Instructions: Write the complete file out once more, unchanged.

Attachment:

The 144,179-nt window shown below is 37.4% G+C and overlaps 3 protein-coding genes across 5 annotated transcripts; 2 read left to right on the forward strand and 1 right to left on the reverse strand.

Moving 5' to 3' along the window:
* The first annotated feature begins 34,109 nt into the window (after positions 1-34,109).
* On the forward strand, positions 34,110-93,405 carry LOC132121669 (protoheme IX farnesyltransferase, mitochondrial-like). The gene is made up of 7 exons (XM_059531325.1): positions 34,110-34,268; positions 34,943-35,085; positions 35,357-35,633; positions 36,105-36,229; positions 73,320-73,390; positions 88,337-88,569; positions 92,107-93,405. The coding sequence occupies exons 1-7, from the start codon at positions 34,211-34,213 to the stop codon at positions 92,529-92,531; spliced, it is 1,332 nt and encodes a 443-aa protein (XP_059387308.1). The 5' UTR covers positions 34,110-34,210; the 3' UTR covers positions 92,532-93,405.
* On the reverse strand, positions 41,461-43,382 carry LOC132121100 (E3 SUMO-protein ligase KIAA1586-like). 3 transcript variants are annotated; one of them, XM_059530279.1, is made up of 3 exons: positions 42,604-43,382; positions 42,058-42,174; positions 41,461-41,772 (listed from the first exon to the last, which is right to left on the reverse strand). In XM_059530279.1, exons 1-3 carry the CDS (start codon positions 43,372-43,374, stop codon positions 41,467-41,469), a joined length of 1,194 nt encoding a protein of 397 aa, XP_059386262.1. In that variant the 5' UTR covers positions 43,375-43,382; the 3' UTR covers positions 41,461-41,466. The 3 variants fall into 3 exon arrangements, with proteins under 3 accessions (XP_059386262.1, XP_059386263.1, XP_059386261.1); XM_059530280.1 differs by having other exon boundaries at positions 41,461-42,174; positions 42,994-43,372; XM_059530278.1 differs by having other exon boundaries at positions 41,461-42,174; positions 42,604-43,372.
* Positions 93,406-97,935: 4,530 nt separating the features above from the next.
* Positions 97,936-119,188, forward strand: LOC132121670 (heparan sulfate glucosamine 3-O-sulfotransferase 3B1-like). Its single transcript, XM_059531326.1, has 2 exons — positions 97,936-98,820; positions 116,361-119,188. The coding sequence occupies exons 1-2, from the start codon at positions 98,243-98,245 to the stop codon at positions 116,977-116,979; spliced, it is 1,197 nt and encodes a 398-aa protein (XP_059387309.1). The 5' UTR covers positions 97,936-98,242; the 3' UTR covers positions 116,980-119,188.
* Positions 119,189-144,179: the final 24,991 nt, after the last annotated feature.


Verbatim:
The 144,179-nt window shown below is 37.4% G+C and overlaps 3 protein-coding genes across 5 annotated transcripts; 2 read left to right on the forward strand and 1 right to left on the reverse strand.

Moving 5' to 3' along the window:
* The first annotated feature begins 34,109 nt into the window (after positions 1-34,109).
* On the forward strand, positions 34,110-93,405 carry LOC132121669 (protoheme IX farnesyltransferase, mitochondrial-like). The gene is made up of 7 exons (XM_059531325.1): positions 34,110-34,268; positions 34,943-35,085; positions 35,357-35,633; positions 36,105-36,229; positions 73,320-73,390; positions 88,337-88,569; positions 92,107-93,405. The coding sequence occupies exons 1-7, from the start codon at positions 34,211-34,213 to the stop codon at positions 92,529-92,531; spliced, it is 1,332 nt and encodes a 443-aa protein (XP_059387308.1). The 5' UTR covers positions 34,110-34,210; the 3' UTR covers positions 92,532-93,405.
* On the reverse strand, positions 41,461-43,382 carry LOC132121100 (E3 SUMO-protein ligase KIAA1586-like). 3 transcript variants are annotated; one of them, XM_059530279.1, is made up of 3 exons: positions 42,604-43,382; positions 42,058-42,174; positions 41,461-41,772 (listed from the first exon to the last, which is right to left on the reverse strand). In XM_059530279.1, exons 1-3 carry the CDS (start codon positions 43,372-43,374, stop codon positions 41,467-41,469), a joined length of 1,194 nt encoding a protein of 397 aa, XP_059386262.1. In that variant the 5' UTR covers positions 43,375-43,382; the 3' UTR covers positions 41,461-41,466. The 3 variants fall into 3 exon arrangements, with proteins under 3 accessions (XP_059386262.1, XP_059386263.1, XP_059386261.1); XM_059530280.1 differs by having other exon boundaries at positions 41,461-42,174; positions 42,994-43,372; XM_059530278.1 differs by having other exon boundaries at positions 41,461-42,174; positions 42,604-43,372.
* Positions 93,406-97,935: 4,530 nt separating the features above from the next.
* Positions 97,936-119,188, forward strand: LOC132121670 (heparan sulfate glucosamine 3-O-sulfotransferase 3B1-like). Its single transcript, XM_059531326.1, has 2 exons — positions 97,936-98,820; positions 116,361-119,188. The coding sequence occupies exons 1-2, from the start codon at positions 98,243-98,245 to the stop codon at positions 116,977-116,979; spliced, it is 1,197 nt and encodes a 398-aa protein (XP_059387309.1). The 5' UTR covers positions 97,936-98,242; the 3' UTR covers positions 116,980-119,188.
* Positions 119,189-144,179: the final 24,991 nt, after the last annotated feature.